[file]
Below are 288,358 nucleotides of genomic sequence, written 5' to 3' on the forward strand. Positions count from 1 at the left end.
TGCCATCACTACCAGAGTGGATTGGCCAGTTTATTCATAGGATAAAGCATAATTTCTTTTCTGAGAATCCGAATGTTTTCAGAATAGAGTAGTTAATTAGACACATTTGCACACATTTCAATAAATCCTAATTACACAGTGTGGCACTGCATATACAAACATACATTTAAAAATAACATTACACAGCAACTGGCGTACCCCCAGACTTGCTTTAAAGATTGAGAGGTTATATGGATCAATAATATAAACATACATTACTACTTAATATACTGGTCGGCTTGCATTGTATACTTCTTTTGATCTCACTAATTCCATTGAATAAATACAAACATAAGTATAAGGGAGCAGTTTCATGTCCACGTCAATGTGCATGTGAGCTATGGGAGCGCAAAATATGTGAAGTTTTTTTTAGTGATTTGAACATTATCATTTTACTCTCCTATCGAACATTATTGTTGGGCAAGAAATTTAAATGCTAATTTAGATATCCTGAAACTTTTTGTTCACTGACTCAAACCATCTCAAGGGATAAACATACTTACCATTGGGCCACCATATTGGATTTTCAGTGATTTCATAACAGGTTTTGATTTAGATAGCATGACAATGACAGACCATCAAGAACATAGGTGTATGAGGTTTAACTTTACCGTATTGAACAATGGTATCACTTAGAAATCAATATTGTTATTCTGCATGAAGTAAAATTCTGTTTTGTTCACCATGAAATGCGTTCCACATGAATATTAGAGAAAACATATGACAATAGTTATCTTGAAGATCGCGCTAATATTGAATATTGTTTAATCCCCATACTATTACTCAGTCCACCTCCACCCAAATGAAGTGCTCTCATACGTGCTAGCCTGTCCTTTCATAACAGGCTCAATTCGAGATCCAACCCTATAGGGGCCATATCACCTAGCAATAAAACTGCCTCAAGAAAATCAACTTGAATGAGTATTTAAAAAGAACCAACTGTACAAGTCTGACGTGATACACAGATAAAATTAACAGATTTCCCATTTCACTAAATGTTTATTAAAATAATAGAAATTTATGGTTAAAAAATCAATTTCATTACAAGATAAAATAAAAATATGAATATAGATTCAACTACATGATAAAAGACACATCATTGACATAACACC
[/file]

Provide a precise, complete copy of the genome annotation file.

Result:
Below are 288,358 nucleotides of genomic sequence, written 5' to 3' on the forward strand. Positions count from 1 at the left end.
TGCCATCACTACCAGAGTGGATTGGCCAGTTTATTCATAGGATAAAGCATAATTTCTTTTCTGAGAATCCGAATGTTTTCAGAATAGAGTAGTTAATTAGACACATTTGCACACATTTCAATAAATCCTAATTACACAGTGTGGCACTGCATATACAAACATACATTTAAAAATAACATTACACAGCAACTGGCGTACCCCCAGACTTGCTTTAAAGATTGAGAGGTTATATGGATCAATAATATAAACATACATTACTACTTAATATACTGGTCGGCTTGCATTGTATACTTCTTTTGATCTCACTAATTCCATTGAATAAATACAAACATAAGTATAAGGGAGCAGTTTCATGTCCACGTCAATGTGCATGTGAGCTATGGGAGCGCAAAATATGTGAAGTTTTTTTTAGTGATTTGAACATTATCATTTTACTCTCCTATCGAACATTATTGTTGGGCAAGAAATTTAAATGCTAATTTAGATATCCTGAAACTTTTTGTTCACTGACTCAAACCATCTCAAGGGATAAACATACTTACCATTGGGCCACCATATTGGATTTTCAGTGATTTCATAACAGGTTTTGATTTAGATAGCATGACAATGACAGACCATCAAGAACATAGGTGTATGAGGTTTAACTTTACCGTATTGAACAATGGTATCACTTAGAAATCAATATTGTTATTCTGCATGAAGTAAAATTCTGTTTTGTTCACCATGAAATGCGTTCCACATGAATATTAGAGAAAACATATGACAATAGTTATCTTGAAGATCGCGCTAATATTGAATATTGTTTAATCCCCATACTATTACTCAGTCCACCTCCACCCAAATGAAGTGCTCTCATACGTGCTAGCCTGTCCTTTCATAACAGGCTCAATTCGAGATCCAACCCTATAGGGGCCATATCACCTAGCAATAAAACTGCCTCAAGAAAATCAACTTGAATGAGTATTTAAAAAGAACCAACTGTACAAGTCTGACGTGATACACAGATAAAATTAACAGATTTCCCATTTCACTAAATGTTTATTAAAATAATAGAAATTTATGGTTAAAAAATCAATTTCATTACAAGATAAAATAAAAATATGAATATAGATTCAACTACATGATAAAAGACACATCATTGACATAACACC